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Ryo Okumoto

Interviewed by Grant Hill
Interview with Ryo Okumoto from 2013
MSJ: So, it’s been a busy year so far for you.
Yes, it has been, and it’s going to be that way all year the way things are shaping up.
MSJ: First of all, you’re a married man now. How is married life treating you?
Good; great, as a matter of fact! I’m very happy.
MSJ: That’s good to know.  You’ve also put together the Ryo Okumoto Project, and you’ve had some gigs going on for a while, now. Can you tell me what that’s been like?
I started putting the band together a couple of years ago. We played in Mexico first, at Mexicali Prog. I decided to call it the “Ryo Okumoto Project” because the musicians are ever changing. I try to use the best players I can get in each town where I play, so it creates some diversity and makes every performance interesting. The first edition of the band included Joel Taylor, the drummer for Allan Holdsworth. More lately he’s played for Al Di Meola and Frank Gambale. We started with Ric Fierabracci on bass. He played with Chick Corea’s Elektric Band. I then did about four shows in Japan with the same title on the project. I finished up in LA on February 23rd. That lineup included Joel, Mike Miller on guitar from Chick’s band, and Derrick Murdock from the Jay Leno band on bass. Also my wife, Keiko, has been doing vocals. Busy.
MSJ: Can you tell us about the style of the group? Is it progressive rock, fusion, or what?
Everything…we play everything; prog, fusion, Latin, jazz, rock. . . everything.
MSJ:
 Sounds great! Recently you’ve done some church work, too, correct?
Yes, I was the music director in a church for about two years. I finally had to give it up because the early morning commitment on Sundays was too difficult with a touring schedule. Musicians cannot get up early (laughs). Still, it was valuable and a good experience.
MSJ: For people who might not know much about your background, Ryo, why don’t you discuss some of the people who influenced you. Who inspired you to help bring you to this point in your career as a progressive rock keyboardist?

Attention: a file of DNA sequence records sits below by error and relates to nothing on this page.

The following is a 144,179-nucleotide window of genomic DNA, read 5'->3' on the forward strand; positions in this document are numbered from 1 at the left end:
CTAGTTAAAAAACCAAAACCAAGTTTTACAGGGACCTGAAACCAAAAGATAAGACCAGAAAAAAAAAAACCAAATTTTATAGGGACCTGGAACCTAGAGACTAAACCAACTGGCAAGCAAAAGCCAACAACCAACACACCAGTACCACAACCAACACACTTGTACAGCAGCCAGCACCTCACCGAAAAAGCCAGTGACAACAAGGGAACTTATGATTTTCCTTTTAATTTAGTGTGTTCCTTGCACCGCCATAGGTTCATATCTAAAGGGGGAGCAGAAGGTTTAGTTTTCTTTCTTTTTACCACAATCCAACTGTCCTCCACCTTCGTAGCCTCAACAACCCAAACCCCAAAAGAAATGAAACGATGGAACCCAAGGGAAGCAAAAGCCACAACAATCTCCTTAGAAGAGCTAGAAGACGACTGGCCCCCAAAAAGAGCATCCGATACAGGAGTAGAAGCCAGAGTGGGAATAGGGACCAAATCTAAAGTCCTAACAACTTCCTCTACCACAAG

Well, definitely the first thing I remember was listening to Jimmy Smith. I was like, maybe six or seven years old. My dad bought a stereo system, and my uncle bought the recording. When I heard the Hammond B3 organ, I thought, “Oh, my goodness!” That was my first major influence. Then, when I was about thirteen, it was Emerson, Lake and Palmer. I started listening to Keith Emerson and thought, “This is the s***!” Then Rick Wakeman, all that stuff. Yeah, that’s how I started.
MSJ: And you’ve had a strong R&B background, plus lots of fusion. You can hear those influences come across in your Spock’s Beard work, too.
Yeah, well, these cats can play anything. We can play any style of music. That’s the great thing about SB. The level of musicianship is so high; it’s so easy for the band to switch back and forth, you know, between different time signatures and styles. It’s unbelievable, almost, what these players can do.
MSJ:

In listening to the new CD (Brief Nocturnes and Dreamless Sleep), you can really hear that clearly. The way you guys voice a musical statement and then restate it differently reflects that. For example, Al (Morse) might restate a theme you just played on keys and then you and Dave (Meros) can do something different with contrary motion. Some of it ends up being a classical canon or a fugue, yet firmly progressive rock. Not many bands can do that.